The Russian Direct Investment Fund, a privately held equity firm, has teamed with a leading pharmaceutical distributor in Nepal, Trinity Pharmaceuticals, to supply the mountain nation with 25 million doses of Russia's Sputnik V vaccine. The agreement will enable 90% of population of Nepal to get access to the vaccine, the companies said. The vaccine has drawn controversy around the world because it was put in use without Phase 3 trials used to test vaccines on thousands of people. Details on when the vaccine would become available across Nepal were vague. Kishor Adhikari, director of Trinity Pharmaceuticals, said his company was "waiting for results of the final trial of Sputnik V. As soon as the vaccine is approved by Government of Nepal we will make it available for the population of Nepal."
House Democrats' $2.2 trillion COVID-19 relief package appears doomed
House Democrats unveiled a $2.2 trillion COVID-19 relief bill in a longshot push to break the impasse on relief negotiations before the election, though the bill is likely to face opposition in the Republican-controlled Senate if it passes the House. The bill trims $1 trillion from the Democrat's previous plan, decried as too costly by the GOP. Many of the benefits previously approved by Congress ran out earlier this year, leaving millions of Americans waiting for urgently needed aid. The $600 federal benefit to unemployment benefits ran out, a loan forgiveness program for small businesses expired, and airlines warned of mass layoffs as support for the industry expired.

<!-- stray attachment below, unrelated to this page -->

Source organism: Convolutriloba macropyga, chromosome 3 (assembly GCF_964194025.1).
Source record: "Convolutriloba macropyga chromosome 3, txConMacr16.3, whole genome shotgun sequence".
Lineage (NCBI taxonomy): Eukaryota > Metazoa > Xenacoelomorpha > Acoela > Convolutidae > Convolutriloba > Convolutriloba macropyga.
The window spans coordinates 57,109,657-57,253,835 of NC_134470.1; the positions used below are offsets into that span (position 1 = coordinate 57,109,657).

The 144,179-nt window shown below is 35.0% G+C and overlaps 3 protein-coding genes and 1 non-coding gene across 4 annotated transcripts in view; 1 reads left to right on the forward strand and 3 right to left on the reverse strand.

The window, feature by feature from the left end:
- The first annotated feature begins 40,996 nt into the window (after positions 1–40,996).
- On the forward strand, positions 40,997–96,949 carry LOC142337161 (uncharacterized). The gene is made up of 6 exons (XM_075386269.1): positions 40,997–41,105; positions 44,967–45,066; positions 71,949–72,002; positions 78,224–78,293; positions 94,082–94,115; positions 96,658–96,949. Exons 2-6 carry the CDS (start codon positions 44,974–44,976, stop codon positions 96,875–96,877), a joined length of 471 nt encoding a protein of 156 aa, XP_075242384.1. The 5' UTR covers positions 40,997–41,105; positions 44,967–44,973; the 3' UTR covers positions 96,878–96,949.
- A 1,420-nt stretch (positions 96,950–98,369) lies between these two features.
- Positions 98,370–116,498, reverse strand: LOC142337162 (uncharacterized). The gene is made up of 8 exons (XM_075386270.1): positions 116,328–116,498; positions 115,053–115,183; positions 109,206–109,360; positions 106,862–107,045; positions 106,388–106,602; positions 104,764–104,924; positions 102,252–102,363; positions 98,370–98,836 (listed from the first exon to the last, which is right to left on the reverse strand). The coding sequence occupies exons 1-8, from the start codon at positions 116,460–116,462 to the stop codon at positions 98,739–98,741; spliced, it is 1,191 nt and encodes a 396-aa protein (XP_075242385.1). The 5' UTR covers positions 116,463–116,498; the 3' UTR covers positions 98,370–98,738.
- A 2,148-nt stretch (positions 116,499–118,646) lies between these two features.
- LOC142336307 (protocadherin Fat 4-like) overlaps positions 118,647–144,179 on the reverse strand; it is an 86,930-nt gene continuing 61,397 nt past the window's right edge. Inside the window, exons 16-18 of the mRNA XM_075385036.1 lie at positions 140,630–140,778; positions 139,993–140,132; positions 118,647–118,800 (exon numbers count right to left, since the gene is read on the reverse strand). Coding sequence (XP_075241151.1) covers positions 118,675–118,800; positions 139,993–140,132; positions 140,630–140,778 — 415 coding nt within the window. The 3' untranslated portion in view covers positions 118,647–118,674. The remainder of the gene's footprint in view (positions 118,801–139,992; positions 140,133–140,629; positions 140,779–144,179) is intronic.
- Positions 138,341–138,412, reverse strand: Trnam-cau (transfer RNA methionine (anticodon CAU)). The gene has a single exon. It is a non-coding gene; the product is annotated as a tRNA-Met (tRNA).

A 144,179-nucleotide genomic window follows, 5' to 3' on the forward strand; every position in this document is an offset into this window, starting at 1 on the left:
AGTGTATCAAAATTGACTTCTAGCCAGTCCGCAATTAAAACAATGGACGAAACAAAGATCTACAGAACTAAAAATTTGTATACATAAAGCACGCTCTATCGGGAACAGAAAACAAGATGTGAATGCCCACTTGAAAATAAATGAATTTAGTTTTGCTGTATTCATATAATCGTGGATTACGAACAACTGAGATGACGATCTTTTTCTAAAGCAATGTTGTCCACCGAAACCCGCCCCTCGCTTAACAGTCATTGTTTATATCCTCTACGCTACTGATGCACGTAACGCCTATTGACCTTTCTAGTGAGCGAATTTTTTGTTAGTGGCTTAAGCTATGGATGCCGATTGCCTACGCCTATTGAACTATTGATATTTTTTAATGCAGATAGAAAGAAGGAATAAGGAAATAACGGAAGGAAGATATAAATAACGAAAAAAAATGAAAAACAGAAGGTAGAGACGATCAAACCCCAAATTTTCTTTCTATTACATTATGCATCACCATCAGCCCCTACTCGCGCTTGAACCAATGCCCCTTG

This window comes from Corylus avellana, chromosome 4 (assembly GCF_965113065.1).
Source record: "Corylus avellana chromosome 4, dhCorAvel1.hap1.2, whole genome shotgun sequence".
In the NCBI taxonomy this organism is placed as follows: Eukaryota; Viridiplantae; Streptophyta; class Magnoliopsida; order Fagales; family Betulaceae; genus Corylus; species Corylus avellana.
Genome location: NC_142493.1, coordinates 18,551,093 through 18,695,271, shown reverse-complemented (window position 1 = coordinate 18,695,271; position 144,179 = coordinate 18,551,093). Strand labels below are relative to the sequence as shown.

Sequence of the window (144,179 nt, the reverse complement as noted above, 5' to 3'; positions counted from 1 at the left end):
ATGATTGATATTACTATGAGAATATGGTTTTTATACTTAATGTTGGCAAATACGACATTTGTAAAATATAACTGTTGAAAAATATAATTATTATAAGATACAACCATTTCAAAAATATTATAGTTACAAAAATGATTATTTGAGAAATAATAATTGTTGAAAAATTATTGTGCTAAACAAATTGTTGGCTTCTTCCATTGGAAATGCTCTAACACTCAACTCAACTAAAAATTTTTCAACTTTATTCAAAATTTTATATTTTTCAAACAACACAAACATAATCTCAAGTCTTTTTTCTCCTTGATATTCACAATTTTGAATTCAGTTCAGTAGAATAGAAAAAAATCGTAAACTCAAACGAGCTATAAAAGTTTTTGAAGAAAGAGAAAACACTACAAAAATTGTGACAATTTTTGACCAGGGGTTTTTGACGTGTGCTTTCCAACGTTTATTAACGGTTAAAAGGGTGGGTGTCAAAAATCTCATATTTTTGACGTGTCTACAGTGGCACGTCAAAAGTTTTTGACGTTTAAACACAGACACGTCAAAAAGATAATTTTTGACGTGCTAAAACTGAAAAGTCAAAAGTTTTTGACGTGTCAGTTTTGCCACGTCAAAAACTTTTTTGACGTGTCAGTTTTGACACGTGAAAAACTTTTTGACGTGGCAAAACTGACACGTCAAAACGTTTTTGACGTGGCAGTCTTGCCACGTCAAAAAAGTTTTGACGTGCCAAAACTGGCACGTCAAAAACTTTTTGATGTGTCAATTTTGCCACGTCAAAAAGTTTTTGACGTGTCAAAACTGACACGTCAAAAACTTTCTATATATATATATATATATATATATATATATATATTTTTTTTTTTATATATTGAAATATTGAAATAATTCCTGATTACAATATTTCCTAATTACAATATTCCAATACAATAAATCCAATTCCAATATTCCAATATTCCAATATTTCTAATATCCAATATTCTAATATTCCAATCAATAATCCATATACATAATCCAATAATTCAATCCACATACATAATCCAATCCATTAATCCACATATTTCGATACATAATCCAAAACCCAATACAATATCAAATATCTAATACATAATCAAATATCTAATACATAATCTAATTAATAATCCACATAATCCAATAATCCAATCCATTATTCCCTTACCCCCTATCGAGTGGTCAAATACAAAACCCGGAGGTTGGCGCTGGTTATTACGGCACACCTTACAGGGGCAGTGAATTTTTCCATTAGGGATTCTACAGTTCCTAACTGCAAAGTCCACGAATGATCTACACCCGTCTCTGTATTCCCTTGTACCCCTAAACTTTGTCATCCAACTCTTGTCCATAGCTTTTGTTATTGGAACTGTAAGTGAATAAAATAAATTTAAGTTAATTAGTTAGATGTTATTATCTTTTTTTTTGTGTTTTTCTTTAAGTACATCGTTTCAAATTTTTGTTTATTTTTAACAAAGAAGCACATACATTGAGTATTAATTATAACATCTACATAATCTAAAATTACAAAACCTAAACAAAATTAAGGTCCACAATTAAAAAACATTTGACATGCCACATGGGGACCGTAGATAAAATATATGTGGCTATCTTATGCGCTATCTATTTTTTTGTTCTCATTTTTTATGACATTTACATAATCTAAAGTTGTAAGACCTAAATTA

The House could act on the bill as soon as this week. The Senate is unlikely to act on the legislation, it represents a negotiating point over $1 trillion lower than Democrats' previous proposal.
– Nicholas Wu
1 million people worldwide have died in less than a year from COVID-19
In nine months since the first cases were reported in central China, more than 1 million people have died worldwide from COVID-19.
The news comes as countries around the globe are at very different stages in managing the outbreaks: Some European nations are tightening some restrictions over fears of a second wave. Cases in the U.S. are ticking back up after a summer spike that was followed by renewed restrictions and then a decline. India's cases have skyrocketed in recent weeks and it may soon become the country with the most infections. New Zealand appears to have weathered a second cluster of cases. And South Korea is seeing its lowest case tally since it reinstituted some lockdown measures during a virus resurgence.
Meanwhile, researchers around the globe continue to make progress on clinical trials for vaccine candidates, but mass vaccinations may not come until at least mid-2021, a World Health Organization official said Sunday.
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Contributing: The Associated Press
This article originally appeared on USA TODAY: COVID news: 1M global deaths; Democrats relief bill; Disney layoffs